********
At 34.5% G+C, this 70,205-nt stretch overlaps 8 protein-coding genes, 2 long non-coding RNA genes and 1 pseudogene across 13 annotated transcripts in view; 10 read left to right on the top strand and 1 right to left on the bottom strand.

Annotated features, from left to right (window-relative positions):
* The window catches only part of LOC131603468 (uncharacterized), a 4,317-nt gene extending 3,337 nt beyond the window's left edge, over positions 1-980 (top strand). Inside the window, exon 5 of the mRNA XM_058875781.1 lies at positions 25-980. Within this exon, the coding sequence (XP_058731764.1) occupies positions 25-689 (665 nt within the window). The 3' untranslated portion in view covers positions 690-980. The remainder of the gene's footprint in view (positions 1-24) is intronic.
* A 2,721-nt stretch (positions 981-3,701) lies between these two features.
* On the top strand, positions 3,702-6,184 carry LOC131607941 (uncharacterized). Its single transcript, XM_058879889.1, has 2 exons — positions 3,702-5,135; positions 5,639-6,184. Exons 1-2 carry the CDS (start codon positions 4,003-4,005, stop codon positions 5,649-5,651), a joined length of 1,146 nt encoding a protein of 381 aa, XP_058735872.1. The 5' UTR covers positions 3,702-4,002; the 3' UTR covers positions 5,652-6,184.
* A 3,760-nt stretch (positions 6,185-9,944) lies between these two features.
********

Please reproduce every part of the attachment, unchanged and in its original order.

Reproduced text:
At 34.5% G+C, this 70,205-nt stretch overlaps 8 protein-coding genes, 2 long non-coding RNA genes and 1 pseudogene across 13 annotated transcripts in view; 10 read left to right on the top strand and 1 right to left on the bottom strand.

Annotated features, from left to right (window-relative positions):
* The window catches only part of LOC131603468 (uncharacterized), a 4,317-nt gene extending 3,337 nt beyond the window's left edge, over positions 1-980 (top strand). Inside the window, exon 5 of the mRNA XM_058875781.1 lies at positions 25-980. Within this exon, the coding sequence (XP_058731764.1) occupies positions 25-689 (665 nt within the window). The 3' untranslated portion in view covers positions 690-980. The remainder of the gene's footprint in view (positions 1-24) is intronic.
* A 2,721-nt stretch (positions 981-3,701) lies between these two features.
* On the top strand, positions 3,702-6,184 carry LOC131607941 (uncharacterized). Its single transcript, XM_058879889.1, has 2 exons — positions 3,702-5,135; positions 5,639-6,184. Exons 1-2 carry the CDS (start codon positions 4,003-4,005, stop codon positions 5,649-5,651), a joined length of 1,146 nt encoding a protein of 381 aa, XP_058735872.1. The 5' UTR covers positions 3,702-4,002; the 3' UTR covers positions 5,652-6,184.
* A 3,760-nt stretch (positions 6,185-9,944) lies between these two features.